TTC Meeting Wrapup May 2011

The TTC Agenda for May 11 contained a number of items of interest.  In a previous article, I reviewed the preliminary report for the Finch bus service improvements.

Items detailed below the break are:

  • PRESTO Update
  • Adam Giambrone’s Office Expenses
  • Station Ambassadors
  • Chief General Manager’s Report for January-February 2011
  • 510 Spadina Additional Service South of King Street
  • Additional Commissioners


In the Private Session, there was an “overview” of Open Standards and PRESTO.  What we do know already from public comments is that Chair Karen Stintz is not happy about the cost of implementing PRESTO, but we have yet to see a clear description of either that system or competing proposals.  Unfortunately, Metrolinx operates as if PRESTO is a done deal in Toronto, and TTC talks about the subject in private.  Metrolinx will smile and say “our system is wonderful” and the TTC will grumble, but the public (for which read “taxpayers” and “riders”) will be kept in the dark.

Now that Metrolinx is formally absorbing PRESTO into its organization, and implementation of the Provincial system is part of the Memorandum of Understanding between Mayor Ford and Queen’s Park, I suspect that money will be found somewhere to cover the implementation cost.  How much this might detract from funding of other projects remains to be seen.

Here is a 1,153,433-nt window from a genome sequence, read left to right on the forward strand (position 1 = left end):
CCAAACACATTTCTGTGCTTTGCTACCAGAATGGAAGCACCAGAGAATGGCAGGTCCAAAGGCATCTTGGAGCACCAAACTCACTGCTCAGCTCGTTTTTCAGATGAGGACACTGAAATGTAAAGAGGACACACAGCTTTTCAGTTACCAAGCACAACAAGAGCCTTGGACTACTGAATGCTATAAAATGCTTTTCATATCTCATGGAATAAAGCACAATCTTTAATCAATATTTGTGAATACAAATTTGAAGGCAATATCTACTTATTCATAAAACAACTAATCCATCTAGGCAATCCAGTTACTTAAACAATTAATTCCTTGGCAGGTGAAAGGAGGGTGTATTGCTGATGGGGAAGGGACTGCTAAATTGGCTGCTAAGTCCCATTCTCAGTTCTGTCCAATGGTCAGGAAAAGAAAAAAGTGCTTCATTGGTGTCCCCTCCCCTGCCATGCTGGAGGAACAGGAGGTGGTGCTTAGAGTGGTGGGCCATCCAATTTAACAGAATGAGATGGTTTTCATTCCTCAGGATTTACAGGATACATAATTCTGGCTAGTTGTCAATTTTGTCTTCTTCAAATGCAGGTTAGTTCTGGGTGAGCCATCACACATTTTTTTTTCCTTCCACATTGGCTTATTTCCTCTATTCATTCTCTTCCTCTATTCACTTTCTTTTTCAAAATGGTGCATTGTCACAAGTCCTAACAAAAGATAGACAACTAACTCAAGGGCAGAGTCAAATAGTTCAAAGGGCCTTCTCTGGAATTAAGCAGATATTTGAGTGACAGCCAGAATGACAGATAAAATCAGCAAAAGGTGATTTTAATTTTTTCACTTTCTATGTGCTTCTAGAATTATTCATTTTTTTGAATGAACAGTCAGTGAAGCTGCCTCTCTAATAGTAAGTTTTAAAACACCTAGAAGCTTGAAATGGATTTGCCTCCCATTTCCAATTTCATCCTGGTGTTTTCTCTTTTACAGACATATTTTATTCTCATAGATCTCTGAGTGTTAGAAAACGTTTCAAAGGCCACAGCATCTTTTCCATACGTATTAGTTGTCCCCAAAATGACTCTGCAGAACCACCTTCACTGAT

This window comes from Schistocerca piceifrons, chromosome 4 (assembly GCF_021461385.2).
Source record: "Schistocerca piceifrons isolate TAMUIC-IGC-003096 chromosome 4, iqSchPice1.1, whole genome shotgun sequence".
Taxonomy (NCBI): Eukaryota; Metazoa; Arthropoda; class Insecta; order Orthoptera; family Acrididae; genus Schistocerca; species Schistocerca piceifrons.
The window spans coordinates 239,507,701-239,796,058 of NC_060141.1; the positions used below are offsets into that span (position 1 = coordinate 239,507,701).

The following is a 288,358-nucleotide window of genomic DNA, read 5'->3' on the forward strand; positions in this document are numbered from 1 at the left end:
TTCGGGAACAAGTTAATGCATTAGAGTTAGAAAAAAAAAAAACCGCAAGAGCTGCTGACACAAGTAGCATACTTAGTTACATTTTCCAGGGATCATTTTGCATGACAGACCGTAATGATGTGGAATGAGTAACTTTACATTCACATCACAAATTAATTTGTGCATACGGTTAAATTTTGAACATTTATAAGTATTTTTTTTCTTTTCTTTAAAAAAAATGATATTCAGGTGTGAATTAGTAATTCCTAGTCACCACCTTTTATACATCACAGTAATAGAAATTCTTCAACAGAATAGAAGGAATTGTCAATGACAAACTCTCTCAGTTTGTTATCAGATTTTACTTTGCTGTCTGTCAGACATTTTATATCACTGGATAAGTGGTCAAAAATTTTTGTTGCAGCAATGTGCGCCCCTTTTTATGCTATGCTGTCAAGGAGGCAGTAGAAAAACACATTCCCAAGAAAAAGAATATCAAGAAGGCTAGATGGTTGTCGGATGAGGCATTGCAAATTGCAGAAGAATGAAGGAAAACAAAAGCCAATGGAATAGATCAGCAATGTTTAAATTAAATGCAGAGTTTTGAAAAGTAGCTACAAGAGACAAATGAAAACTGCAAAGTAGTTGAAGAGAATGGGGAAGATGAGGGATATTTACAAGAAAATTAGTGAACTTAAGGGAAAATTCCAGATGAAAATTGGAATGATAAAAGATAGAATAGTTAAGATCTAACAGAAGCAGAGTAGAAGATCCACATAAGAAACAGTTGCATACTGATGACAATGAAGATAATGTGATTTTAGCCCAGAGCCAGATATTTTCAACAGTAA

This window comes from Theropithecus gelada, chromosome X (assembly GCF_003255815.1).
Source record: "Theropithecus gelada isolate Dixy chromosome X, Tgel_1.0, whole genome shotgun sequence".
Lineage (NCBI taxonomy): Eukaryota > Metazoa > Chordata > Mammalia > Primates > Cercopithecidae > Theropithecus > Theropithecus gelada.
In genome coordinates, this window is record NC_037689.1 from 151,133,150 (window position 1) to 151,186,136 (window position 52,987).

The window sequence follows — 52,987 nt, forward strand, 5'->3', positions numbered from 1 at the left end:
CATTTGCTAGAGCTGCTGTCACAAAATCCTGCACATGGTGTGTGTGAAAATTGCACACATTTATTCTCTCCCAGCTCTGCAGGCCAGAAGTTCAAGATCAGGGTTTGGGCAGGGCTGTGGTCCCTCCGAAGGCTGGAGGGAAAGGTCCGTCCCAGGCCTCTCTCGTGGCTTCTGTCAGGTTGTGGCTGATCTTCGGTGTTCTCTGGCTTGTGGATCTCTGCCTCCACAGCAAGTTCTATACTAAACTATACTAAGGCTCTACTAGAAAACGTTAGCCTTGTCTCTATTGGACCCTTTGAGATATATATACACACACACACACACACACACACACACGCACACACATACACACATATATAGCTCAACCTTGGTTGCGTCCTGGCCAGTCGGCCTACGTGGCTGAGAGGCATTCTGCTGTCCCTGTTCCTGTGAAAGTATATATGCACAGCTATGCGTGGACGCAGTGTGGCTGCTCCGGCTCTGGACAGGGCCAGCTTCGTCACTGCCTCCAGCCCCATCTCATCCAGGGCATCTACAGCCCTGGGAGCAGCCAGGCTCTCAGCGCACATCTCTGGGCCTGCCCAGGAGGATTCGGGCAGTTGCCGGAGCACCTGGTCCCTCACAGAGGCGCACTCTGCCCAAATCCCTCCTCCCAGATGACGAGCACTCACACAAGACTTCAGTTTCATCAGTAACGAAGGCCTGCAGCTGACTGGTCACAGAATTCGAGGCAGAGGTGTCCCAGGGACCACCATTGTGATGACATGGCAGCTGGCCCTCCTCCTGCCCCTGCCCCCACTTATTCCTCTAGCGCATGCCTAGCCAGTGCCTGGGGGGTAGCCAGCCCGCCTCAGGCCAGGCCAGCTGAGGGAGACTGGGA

Adam Giambrone’s Office Expenses

In its continuing desire to show respect for taxpayers, the Commission discussed the matter of Commissioner expenses and the attempt to recover a few thousand dollars in alleged excess spending by former Chair Giambrone.  Some Commissioners, notably Denzil Minnan-Wong, have a dogged determination to settle old political scores by wasting Commission and staff time.  Others realize that the TTC has more important problems on its plate, and would prefer to put this behind them.

Commissioner Parker noted he was not interested in a witch hunt or retribution, and that making a paper doll of Adam Giambrone and sticking pins in it might be an appropriate tactic.